"That excessive bail shall not be required, nor excessive fines imposed, nor cruel and unusual punishment inflicted.

"That the right to be secure against unreasonable searches and seizures shall not be violated.

"That neither slavery nor involuntary servitude, except as a punishment for crime whereof the party shall have been duly convicted, shall exist in said islands.

"That no law shall be passed abridging the freedom of speech or of the press, or the right of the people peaceably to assemble and petition the Government for redress of grievances.

"That no law shall be made respecting an establishment of religion or prohibiting the free exercise thereof, and that the free exercise and enjoyment of religious profession and worship, without discrimination or preference, shall forever be allowed.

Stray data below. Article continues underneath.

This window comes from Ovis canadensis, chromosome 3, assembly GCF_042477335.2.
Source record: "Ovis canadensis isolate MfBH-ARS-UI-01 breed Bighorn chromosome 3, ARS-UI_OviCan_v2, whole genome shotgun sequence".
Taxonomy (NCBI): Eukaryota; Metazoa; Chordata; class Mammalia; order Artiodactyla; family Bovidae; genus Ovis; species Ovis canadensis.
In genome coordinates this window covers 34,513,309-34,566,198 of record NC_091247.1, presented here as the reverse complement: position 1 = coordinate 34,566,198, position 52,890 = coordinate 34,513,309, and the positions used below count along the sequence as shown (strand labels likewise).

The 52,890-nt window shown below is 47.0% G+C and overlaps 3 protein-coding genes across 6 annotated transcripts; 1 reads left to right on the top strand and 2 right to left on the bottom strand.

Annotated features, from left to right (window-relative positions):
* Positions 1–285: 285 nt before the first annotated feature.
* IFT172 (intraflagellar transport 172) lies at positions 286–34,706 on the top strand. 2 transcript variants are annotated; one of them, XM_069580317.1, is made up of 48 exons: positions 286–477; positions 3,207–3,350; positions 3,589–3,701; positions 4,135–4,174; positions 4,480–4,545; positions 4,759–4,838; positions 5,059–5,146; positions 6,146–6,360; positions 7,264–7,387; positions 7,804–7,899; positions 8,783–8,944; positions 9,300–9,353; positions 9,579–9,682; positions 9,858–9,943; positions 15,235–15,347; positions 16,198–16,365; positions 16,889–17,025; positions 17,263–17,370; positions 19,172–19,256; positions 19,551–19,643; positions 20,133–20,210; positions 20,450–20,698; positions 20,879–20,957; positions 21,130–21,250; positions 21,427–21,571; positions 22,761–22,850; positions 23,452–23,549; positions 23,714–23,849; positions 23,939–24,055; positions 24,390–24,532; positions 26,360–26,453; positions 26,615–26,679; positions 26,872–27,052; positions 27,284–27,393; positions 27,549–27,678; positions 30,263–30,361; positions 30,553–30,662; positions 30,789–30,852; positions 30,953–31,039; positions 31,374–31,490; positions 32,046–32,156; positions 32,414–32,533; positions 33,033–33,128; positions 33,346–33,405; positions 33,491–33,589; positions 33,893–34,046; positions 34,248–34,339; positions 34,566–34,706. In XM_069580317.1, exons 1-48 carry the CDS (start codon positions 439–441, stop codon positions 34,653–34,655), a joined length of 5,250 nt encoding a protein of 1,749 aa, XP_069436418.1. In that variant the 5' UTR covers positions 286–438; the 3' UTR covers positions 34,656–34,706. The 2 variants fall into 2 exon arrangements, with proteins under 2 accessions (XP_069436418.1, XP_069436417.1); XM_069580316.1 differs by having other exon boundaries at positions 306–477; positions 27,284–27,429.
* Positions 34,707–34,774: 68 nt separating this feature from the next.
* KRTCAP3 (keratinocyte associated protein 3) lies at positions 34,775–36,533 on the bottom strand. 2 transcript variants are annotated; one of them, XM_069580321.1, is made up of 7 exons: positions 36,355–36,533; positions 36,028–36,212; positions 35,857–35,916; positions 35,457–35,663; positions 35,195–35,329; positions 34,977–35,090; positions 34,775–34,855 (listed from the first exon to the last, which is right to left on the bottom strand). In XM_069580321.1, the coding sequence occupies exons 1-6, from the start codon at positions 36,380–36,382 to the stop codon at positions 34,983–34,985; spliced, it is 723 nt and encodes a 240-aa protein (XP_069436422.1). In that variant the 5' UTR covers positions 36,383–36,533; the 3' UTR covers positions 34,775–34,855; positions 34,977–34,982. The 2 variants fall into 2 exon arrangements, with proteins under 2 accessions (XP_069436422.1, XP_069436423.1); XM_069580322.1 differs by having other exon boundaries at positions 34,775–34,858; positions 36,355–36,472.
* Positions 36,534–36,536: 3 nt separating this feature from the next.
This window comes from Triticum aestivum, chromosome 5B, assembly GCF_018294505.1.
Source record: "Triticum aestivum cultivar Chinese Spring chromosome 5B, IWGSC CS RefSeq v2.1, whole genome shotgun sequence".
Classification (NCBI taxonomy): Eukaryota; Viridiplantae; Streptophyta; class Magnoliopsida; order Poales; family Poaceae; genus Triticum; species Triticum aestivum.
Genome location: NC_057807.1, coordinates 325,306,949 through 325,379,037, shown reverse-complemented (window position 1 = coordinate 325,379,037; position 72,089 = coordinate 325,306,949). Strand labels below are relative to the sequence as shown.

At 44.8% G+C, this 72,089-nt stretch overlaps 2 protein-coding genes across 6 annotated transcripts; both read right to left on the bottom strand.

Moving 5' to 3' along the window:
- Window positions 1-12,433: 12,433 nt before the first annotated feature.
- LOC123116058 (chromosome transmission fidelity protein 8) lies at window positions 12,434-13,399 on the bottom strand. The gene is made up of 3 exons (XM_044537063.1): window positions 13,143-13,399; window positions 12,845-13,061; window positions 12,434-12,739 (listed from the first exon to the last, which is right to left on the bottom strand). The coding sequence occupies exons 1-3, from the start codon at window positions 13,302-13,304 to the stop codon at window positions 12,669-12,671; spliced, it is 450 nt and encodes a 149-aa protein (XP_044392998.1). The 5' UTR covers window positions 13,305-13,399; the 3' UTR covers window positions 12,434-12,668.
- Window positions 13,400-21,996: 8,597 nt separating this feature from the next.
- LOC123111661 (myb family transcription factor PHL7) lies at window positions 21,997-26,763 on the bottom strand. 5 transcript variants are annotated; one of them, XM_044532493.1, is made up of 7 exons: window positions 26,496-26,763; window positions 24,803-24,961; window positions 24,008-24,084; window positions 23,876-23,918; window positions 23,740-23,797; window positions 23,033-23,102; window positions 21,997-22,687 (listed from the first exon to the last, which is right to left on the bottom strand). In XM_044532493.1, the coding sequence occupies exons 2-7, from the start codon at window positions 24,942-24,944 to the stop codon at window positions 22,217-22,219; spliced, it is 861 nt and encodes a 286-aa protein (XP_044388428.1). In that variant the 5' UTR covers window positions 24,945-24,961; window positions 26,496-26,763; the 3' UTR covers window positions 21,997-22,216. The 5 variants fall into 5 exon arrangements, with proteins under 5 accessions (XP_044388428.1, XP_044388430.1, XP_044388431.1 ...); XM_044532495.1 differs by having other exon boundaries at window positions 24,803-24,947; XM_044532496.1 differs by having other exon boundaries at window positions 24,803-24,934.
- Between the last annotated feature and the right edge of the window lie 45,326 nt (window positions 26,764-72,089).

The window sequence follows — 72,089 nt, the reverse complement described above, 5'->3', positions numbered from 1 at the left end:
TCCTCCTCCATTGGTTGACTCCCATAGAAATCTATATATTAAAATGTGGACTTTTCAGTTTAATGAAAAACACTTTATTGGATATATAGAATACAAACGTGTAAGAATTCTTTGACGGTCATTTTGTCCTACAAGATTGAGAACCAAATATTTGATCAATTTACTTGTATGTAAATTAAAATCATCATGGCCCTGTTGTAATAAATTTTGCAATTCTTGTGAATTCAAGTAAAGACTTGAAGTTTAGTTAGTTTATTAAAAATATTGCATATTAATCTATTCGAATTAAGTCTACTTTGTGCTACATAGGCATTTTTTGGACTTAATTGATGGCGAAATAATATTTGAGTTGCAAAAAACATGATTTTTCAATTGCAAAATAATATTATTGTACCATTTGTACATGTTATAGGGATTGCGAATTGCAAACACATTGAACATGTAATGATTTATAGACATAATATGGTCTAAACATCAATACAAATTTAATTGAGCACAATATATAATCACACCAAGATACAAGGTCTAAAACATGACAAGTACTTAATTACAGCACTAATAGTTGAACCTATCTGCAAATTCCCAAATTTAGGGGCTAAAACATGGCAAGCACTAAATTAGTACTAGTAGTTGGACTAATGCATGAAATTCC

"That no money shall be paid out of the treasury except in pursuance of an appropriation by law.

"That the rule of taxation in said islands shall be uniform.(p.119)

"That no private or local bill which may be enacted into law shall embrace more than one subject, and that subject shall be expressed in the title of the bill.

"That no warrant shall issue but upon probable cause, supported by oath or affirmation, and particularly describing the place to be searched and the person or things to be seized.

"That all money collected on any tax levied or assessed for a special purpose shall be treated as a special fund in the treasury and paid out for such purpose only.

* * * * * * * *